Public-safety organizations in certain states could begin using a prioritized FirstNet service on AT&T’s commercial network very soon, if their governors decide to accept the initial state plans delivered today by FirstNet that outline the deployment of the much-anticipated nationwide public-safety broadband network (NPSBN).

“It’s really a very significant moment for public safety,” FirstNet President TJ Kennedy said during a press conference. “The delivery of state plans is a key milestone we’ve been working toward for years. I think it really shows the amount of great work done by public safety, the states, FirstNet and AT&T to deliver on that promise.

“At the end of the day, we believe that this FirstNet solution is the best value, low risk and that it’s also [been] vetted through a rigorous review process that we had during the evaluation phase. Even more importantly, now that we’re translating that solution into a state plan, we believe it should meet the needs of public safety.”

Chris Sambar, senior vice president for AT&T-FirstNet, echoed this sentiment.

“AT&T is very excited about the opportunity to get these plans out there for the states,” Sambar said during the press conference. “We think we have a tremendous value proposition to offer—in conjunction with FirstNet—for this national public-safety broadband network. And we’re very confident that the vast majority—if not all—states are going to opt in”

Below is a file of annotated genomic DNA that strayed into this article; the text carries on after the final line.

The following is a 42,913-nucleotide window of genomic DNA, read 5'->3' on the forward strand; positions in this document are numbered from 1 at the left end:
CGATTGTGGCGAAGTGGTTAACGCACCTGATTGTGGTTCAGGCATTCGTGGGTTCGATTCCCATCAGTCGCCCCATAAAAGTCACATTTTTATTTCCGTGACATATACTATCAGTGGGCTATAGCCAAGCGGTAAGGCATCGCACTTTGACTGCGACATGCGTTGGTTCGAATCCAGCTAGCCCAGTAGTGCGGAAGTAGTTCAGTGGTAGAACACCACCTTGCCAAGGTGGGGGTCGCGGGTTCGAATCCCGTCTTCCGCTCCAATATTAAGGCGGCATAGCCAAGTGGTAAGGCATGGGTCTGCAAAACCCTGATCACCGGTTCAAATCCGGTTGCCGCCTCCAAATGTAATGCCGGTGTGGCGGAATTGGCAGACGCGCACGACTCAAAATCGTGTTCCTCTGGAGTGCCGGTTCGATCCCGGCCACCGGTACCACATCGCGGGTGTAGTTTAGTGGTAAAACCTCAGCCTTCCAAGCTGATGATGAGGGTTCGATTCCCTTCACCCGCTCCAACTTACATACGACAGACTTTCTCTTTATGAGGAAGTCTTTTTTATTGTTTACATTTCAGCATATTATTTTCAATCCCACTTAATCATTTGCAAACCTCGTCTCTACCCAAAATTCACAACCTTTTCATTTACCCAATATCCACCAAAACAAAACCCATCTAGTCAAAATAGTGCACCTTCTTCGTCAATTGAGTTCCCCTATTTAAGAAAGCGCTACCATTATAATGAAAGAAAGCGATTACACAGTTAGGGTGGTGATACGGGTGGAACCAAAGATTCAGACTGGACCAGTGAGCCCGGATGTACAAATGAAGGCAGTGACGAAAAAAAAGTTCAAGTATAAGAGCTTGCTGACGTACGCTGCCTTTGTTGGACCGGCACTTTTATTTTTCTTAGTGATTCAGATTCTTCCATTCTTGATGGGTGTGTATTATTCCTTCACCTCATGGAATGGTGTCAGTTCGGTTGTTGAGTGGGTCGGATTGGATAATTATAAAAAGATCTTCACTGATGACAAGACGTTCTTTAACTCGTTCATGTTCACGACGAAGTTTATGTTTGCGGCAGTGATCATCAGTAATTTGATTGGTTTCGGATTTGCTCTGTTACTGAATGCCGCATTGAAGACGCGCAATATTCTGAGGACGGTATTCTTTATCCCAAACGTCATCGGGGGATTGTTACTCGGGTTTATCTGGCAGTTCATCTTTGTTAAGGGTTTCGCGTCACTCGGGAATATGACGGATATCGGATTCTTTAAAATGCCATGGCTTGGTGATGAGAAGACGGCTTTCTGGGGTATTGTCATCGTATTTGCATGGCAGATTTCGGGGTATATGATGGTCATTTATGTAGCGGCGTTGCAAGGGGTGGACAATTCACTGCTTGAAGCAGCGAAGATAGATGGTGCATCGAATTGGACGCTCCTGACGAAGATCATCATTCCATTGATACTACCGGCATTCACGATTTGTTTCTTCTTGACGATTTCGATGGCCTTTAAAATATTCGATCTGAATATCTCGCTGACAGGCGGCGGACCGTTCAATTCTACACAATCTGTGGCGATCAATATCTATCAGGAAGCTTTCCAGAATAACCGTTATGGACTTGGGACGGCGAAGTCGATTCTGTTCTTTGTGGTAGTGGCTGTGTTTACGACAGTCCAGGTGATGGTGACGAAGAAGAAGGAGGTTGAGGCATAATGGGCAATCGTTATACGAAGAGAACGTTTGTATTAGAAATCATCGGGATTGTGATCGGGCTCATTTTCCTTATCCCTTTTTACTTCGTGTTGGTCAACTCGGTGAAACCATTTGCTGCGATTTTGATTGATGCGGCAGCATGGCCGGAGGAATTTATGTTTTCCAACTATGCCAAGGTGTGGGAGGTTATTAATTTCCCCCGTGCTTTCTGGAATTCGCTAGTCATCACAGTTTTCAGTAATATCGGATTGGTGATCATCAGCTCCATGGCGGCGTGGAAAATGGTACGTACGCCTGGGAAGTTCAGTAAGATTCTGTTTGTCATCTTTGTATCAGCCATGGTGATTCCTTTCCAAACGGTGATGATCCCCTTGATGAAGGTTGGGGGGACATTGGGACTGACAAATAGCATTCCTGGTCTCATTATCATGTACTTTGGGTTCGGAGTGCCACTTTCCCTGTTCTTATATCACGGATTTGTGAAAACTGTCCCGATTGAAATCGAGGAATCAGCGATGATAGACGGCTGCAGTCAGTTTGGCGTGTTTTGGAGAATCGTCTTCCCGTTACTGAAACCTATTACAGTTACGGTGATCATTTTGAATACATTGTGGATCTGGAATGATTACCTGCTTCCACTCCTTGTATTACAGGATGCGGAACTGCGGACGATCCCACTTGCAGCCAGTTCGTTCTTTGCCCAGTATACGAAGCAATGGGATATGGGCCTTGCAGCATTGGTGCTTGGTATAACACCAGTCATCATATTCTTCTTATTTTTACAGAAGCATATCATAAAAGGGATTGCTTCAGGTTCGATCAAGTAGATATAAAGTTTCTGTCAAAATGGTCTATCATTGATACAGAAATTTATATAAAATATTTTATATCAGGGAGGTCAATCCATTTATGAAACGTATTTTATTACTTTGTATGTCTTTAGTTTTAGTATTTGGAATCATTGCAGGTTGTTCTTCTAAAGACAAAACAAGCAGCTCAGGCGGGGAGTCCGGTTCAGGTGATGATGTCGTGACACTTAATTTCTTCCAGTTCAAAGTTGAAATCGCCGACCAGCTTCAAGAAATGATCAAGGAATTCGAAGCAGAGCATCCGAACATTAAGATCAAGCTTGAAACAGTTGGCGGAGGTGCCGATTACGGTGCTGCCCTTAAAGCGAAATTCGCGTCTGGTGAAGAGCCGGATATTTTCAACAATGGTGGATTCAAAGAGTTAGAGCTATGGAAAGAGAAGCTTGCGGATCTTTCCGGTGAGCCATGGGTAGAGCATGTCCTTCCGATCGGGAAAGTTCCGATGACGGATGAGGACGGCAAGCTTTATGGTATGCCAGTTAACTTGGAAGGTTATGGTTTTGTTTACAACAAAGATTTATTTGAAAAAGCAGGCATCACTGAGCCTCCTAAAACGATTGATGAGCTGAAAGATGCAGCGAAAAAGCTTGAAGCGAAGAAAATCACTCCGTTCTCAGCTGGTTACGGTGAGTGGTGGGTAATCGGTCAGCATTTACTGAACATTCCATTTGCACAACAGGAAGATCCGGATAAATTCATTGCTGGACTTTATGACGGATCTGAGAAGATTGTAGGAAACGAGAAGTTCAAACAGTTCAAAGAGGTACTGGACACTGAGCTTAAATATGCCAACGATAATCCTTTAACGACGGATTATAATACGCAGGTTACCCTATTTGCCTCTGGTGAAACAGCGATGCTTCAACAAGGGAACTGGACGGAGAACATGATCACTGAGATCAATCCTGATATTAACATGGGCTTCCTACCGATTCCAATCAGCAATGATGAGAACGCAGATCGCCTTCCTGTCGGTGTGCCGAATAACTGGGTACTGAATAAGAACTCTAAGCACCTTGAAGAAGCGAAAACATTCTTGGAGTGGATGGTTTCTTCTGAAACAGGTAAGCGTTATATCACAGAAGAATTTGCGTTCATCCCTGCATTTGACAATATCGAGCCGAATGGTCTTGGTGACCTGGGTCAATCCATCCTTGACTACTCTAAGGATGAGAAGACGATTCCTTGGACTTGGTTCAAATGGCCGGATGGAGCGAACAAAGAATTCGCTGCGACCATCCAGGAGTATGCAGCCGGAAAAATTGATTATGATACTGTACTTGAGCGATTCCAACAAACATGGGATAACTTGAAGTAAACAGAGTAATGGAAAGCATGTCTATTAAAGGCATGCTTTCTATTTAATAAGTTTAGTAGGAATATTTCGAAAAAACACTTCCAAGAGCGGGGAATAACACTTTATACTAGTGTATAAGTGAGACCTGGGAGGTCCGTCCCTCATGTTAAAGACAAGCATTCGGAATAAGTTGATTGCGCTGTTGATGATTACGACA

Distributed via restricted online portals, the state plans are filled with key information, including descriptions of proposed services, coverage and subscription pricing for each state and territory. These state portals will be updated with information as it becomes available, according to Rich Reed, FirstNet’s chief customer officer.

Future updates will include how much each state would have to pay FirstNet in an “opt-out” scenario—an option that calls for the state to be responsible for building the LTE radio access network (RAN) instead of FirstNet—for use of FirstNet’s LTE core and licensed spectrum is not available today but will be in the future. That information is not included on state portals today, because FirstNet officials want to ensure that the information is aligned with policy decisions being made by the FCC and the National Telecommunications and Information Administration (NTIA), Reed said.

“States are very excited and interested about having the details of their solution, so we wanted to make sure that we got that information in the hands of the states as quickly as possible, even though a couple of the salient elements are missing,” Reed said. “We will update the state plans as the FCC and NTIA complete their processes.

“One of the reason we are using a portal is that we knew that [each state plan] was a document that needs to be updated on a regular basis, and we’re going to do that. We will notify the states about both the time and the content that changes every time we make an update.”

On Thursday, the FCC is scheduled to vote on an order that that is designed to address how the agency will meet most of its FirstNet-related obligations. There is no timetable for NTIA to take similar actions, according to FirstNet officials.

The detailed state-plan information is available only to selected individuals in each state or territory that signed nondisclosure agreements. For the general public, information about FirstNet can be found at www.firstnet.com. Subscription pricing packages are not available yet on the website, but visitors are encouraged to “check back soon” for more information about rate plans.